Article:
Bill and Melinda Gates Foundation: Grand Challenges – Emerging Technologies for New Solutions in Global Health (Round 23)
Emerging Technologies for New Solutions in Global Health will support projects that apply an emerging technology – or a combination of emerging technologies – for new and potentially transformative solutions in global health priority areas. Priority areas encompass infectious disease outcomes, pregnancy and birth outcomes, child growth and development outcomes, disease surveillance, and research for the development of new vaccines, drugs (including non-hormonal contraceptives), and diagnostics. For background on the priority areas, read the summaries of the strategies being employed by the teams within the global health division at the Gates foundation: Discovery and Translational Sciences; Enteric and Diarrheal Diseases; HIV; Malaria; Maternal, Newborn, and Child Health Discovery and Tools; Neglected Tropical Diseases; Pneumonia; Tuberculosis; Vaccine Development and Surveillance.
Examples of the types of applications of emerging technologies that would be considered include, but are not limited to:
- Artificial intelligence for image analysis of human patients (e.g., fetal ultrasound, infant optical neuroimaging, or infant video data) or human biosamples (e.g., tissue sample microscopy or placental morphology) to reveal predictive biomarkers of adverse health outcomes or correlates of resilience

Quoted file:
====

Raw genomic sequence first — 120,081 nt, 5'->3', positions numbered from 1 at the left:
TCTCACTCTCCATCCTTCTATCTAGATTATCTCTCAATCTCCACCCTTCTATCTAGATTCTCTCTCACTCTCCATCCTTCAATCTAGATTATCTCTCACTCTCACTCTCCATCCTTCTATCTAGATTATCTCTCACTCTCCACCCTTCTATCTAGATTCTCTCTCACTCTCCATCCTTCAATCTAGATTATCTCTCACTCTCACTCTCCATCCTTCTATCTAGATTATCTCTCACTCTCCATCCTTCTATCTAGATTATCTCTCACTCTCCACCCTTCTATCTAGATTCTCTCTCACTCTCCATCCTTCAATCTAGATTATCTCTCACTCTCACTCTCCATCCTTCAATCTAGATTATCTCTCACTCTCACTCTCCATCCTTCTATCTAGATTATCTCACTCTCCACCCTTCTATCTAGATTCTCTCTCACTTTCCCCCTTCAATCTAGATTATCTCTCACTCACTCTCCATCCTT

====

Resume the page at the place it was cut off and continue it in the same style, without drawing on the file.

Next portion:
- Materials science for the design of laboratory model systems enabling investigation of new aspects of disease mechanisms (including pathogen persistence) or response to therapy, or enabling high-throughput screening assays (including culture systems to recapitulate complex biological systems)
- Wearable sensors to provide early indicators of treatment response, to identify causal factors underlying adverse pregnancy and birth outcomes, or to continuously monitor systemic metabolites to understand baselines and temporal fluctuation for biomarkers of health and disease
- Synthetic biology approaches to develop highly sensitive diagnostics
- Nanotechnology for the creation of sensitive and specific biosensors
- Microscopy for intravital imaging of organ systems to reveal actionable mechanisms to prevent infectious disease pathogenesis or foster robust immune response
- Augmented reality to improve the quality of patient care through interactive guidance for diagnostic procedures
- Virtual reality to simulate host-pathogen interactions for insights into the design of agents to protect against infectious disease
- Geospatial mapping to understand and predict temporal changes in disease burden and design geographically-targeted interventions
- Robotics to enable new drug screening systems
- DNA sequencing combined with data analytical methods to facilitate a transkingdom view of the microbiota across body sites, including potential microbiota-mediated interactions between body sites
Amount: Awards of $100,000 USD are made in Phase I. Phase I awardees have one opportunity to apply for a follow-on Phase II award of up to $1,000,000.
Eligibility: Foreign and domestic organizations, including non-profit organizations, for-profit companies, international organizations, government agencies, and academic institutions.
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